So try asking yourself:
Am I tweeting this tip or news story because I sincerely want to help people, or because I expect praise for how generous I am (and think I can grab a few more “empty calorie” shorter-term Twitter followers in the process)?
Am I trying to sell something (especially something I don’t really believe in) but pretending I’m not? Sounds like spam. Don’t.
Am I trolling for cheap sympathy, cash, or a moment’s attention?
Notice all those “I’s.”
When we’re focused on “me,” we forget all the “you” stuff:
- sending that email to the right “Bob” (and only him)
- accusing @Bob of saying or thinking something he didn’t (because you’re in “holy self-righteous anger” mode)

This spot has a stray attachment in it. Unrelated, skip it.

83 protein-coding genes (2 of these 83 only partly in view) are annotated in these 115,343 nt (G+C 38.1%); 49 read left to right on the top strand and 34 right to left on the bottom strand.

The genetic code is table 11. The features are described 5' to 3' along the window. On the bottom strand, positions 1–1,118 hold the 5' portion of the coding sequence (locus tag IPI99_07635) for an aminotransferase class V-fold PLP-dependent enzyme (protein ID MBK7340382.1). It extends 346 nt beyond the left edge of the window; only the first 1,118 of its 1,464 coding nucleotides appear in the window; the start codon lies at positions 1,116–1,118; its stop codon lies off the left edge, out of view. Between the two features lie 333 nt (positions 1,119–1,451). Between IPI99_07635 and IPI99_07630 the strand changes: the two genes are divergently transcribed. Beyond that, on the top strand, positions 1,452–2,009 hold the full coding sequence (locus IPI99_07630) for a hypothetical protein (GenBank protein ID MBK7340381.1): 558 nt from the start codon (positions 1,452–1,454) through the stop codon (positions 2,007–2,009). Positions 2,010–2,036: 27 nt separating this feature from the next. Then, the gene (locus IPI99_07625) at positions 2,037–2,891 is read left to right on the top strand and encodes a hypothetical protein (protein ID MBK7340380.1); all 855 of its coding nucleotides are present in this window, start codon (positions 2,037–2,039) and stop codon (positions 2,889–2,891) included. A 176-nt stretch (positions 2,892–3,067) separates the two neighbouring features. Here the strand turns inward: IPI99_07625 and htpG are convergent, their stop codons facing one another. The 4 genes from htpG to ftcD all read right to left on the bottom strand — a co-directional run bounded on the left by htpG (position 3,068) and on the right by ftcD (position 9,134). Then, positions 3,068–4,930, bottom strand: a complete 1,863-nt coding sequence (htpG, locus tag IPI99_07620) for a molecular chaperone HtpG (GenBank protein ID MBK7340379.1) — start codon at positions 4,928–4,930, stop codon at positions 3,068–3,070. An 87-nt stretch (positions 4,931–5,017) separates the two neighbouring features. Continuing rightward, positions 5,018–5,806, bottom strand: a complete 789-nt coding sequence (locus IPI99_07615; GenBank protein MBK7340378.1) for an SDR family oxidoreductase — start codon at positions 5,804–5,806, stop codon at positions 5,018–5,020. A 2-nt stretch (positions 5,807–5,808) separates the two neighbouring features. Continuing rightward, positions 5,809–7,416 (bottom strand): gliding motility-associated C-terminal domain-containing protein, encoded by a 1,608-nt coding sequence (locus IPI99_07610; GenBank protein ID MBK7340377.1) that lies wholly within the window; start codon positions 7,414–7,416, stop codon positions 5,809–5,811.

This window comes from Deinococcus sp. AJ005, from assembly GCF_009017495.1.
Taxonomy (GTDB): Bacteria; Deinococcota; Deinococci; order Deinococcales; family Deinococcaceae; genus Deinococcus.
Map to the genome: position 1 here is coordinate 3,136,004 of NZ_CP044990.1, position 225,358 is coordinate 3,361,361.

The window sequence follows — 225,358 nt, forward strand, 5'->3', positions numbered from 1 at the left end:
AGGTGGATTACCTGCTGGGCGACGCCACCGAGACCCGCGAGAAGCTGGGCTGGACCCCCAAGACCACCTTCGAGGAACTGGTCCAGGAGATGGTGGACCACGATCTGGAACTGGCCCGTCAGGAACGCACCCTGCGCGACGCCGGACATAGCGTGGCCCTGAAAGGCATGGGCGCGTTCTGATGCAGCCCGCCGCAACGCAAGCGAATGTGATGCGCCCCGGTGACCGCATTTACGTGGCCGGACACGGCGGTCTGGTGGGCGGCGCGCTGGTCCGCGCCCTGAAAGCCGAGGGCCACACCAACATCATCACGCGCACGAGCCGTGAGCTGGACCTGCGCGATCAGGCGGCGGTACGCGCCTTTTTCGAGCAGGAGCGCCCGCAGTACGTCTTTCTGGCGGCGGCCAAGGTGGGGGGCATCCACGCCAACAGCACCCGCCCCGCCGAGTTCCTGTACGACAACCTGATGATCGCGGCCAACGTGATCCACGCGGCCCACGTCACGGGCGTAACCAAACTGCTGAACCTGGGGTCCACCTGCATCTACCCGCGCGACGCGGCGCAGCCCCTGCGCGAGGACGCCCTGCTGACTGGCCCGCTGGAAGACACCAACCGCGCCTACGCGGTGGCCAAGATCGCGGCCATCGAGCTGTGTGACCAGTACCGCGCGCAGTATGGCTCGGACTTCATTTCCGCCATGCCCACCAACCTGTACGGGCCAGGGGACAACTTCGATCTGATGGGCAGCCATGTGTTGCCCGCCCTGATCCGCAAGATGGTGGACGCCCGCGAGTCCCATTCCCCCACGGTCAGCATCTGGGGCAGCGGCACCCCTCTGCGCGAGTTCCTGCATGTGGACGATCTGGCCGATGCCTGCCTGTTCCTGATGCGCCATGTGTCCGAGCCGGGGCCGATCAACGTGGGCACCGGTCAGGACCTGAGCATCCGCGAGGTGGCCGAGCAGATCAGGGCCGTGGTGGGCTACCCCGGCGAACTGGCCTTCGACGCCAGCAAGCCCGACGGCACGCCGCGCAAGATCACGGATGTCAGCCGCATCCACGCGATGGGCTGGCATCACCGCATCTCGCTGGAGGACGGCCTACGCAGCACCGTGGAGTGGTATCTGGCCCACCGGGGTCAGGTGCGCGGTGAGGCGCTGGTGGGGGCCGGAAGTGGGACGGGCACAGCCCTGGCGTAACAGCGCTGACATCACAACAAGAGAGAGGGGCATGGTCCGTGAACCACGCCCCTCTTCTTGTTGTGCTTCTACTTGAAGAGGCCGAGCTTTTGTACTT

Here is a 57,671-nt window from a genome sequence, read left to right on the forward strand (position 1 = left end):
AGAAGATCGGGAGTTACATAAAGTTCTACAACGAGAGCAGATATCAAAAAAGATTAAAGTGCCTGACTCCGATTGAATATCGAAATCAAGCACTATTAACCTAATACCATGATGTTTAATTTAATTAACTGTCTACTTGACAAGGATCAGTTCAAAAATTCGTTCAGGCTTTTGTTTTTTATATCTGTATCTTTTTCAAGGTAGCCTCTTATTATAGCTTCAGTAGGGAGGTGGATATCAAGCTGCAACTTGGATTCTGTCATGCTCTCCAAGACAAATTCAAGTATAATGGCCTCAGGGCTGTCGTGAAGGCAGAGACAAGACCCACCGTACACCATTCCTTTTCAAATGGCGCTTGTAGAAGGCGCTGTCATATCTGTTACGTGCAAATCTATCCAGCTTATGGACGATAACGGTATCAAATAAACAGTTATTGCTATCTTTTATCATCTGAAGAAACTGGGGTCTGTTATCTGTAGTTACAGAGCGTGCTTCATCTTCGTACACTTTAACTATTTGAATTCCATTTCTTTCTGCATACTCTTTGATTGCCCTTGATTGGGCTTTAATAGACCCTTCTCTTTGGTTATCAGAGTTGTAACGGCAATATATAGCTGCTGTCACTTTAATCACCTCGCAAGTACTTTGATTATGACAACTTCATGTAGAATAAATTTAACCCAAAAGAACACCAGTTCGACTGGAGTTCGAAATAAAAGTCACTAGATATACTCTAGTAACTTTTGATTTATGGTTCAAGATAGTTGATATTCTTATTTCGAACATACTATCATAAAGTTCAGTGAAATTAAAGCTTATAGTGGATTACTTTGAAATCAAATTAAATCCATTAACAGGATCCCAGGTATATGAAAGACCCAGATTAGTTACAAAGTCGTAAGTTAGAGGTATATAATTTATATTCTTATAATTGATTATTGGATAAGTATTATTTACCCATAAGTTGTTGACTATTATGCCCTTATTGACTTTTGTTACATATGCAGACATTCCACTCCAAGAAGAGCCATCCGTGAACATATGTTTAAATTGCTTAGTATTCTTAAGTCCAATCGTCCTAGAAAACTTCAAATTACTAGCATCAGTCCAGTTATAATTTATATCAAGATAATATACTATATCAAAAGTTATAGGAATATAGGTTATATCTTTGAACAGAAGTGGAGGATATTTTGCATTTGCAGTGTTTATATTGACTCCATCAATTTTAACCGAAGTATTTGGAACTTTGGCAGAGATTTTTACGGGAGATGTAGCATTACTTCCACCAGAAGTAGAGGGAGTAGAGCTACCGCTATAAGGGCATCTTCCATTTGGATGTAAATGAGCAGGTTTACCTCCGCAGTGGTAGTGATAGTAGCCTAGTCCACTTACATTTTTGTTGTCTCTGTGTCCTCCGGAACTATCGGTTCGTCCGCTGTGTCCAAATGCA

- posting or forwarding breaking “news” without checking that you’ve got your facts straight, because you want to be first, and this “news” confirms your personal worldview
This is especially true if you do the ultimate selfish thing and operate under a butt-covering anonymous pseudonym that gives you an unfair advantage:
You get to do all the accusing and insulting, without getting caught.
That sad tale above brings us to all those “social media cost me my job” stories.
What almost all of them have in common is a person operating in complete “me” mode:
Everyone will agree with ME that this nasty private gossip is hilarious/George Bush is Hitler/I’m an important person in a VERY big hurry.
Someone once defined good manners as “doing whatever prevents the other person from feeling uncomfortable.”
That is: it’s not really about memorizing lots of rules and pedantically using the “right” fork — but purposely using the “wrong” one, if someone else already is.
Anyhow: if you run your online activities through a reverse “what’s in it for me?” filter, you can save yourself a lot of grief.
Related at PJ Lifestyle: